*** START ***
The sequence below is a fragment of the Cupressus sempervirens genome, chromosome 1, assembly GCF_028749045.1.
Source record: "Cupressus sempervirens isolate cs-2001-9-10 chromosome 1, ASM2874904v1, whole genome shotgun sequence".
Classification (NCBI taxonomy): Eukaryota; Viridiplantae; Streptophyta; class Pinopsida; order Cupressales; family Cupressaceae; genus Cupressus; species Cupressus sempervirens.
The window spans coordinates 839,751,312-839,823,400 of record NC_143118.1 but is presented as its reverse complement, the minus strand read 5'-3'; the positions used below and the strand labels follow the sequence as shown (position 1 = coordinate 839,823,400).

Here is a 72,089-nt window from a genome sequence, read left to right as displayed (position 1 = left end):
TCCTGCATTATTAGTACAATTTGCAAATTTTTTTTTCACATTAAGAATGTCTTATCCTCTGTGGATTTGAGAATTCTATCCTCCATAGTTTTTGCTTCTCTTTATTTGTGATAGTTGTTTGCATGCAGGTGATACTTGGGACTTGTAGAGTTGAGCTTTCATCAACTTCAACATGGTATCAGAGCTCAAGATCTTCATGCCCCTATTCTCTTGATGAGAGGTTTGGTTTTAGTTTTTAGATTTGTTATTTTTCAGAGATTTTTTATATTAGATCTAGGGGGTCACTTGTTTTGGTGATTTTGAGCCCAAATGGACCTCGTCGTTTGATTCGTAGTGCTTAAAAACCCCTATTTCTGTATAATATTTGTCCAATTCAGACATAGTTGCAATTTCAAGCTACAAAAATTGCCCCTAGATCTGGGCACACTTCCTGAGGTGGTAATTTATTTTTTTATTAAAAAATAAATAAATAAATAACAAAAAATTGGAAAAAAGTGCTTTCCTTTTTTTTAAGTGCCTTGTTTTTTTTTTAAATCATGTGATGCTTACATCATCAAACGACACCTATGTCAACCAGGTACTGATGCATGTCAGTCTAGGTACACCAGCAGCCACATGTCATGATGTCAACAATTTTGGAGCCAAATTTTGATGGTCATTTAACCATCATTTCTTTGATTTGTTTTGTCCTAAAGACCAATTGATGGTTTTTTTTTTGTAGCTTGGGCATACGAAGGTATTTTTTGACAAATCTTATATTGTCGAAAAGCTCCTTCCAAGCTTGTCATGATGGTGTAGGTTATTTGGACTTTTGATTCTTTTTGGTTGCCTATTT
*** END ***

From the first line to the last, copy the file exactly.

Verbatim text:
The sequence below is a fragment of the Cupressus sempervirens genome, chromosome 1, assembly GCF_028749045.1.
Source record: "Cupressus sempervirens isolate cs-2001-9-10 chromosome 1, ASM2874904v1, whole genome shotgun sequence".
Classification (NCBI taxonomy): Eukaryota; Viridiplantae; Streptophyta; class Pinopsida; order Cupressales; family Cupressaceae; genus Cupressus; species Cupressus sempervirens.
The window spans coordinates 839,751,312-839,823,400 of record NC_143118.1 but is presented as its reverse complement, the minus strand read 5'-3'; the positions used below and the strand labels follow the sequence as shown (position 1 = coordinate 839,823,400).

Here is a 72,089-nt window from a genome sequence, read left to right as displayed (position 1 = left end):
TCCTGCATTATTAGTACAATTTGCAAATTTTTTTTTCACATTAAGAATGTCTTATCCTCTGTGGATTTGAGAATTCTATCCTCCATAGTTTTTGCTTCTCTTTATTTGTGATAGTTGTTTGCATGCAGGTGATACTTGGGACTTGTAGAGTTGAGCTTTCATCAACTTCAACATGGTATCAGAGCTCAAGATCTTCATGCCCCTATTCTCTTGATGAGAGGTTTGGTTTTAGTTTTTAGATTTGTTATTTTTCAGAGATTTTTTATATTAGATCTAGGGGGTCACTTGTTTTGGTGATTTTGAGCCCAAATGGACCTCGTCGTTTGATTCGTAGTGCTTAAAAACCCCTATTTCTGTATAATATTTGTCCAATTCAGACATAGTTGCAATTTCAAGCTACAAAAATTGCCCCTAGATCTGGGCACACTTCCTGAGGTGGTAATTTATTTTTTTATTAAAAAATAAATAAATAAATAACAAAAAATTGGAAAAAAGTGCTTTCCTTTTTTTTAAGTGCCTTGTTTTTTTTTTAAATCATGTGATGCTTACATCATCAAACGACACCTATGTCAACCAGGTACTGATGCATGTCAGTCTAGGTACACCAGCAGCCACATGTCATGATGTCAACAATTTTGGAGCCAAATTTTGATGGTCATTTAACCATCATTTCTTTGATTTGTTTTGTCCTAAAGACCAATTGATGGTTTTTTTTTTGTAGCTTGGGCATACGAAGGTATTTTTTGACAAATCTTATATTGTCGAAAAGCTCCTTCCAAGCTTGTCATGATGGTGTAGGTTATTTGGACTTTTGATTCTTTTTGGTTGCCTATTT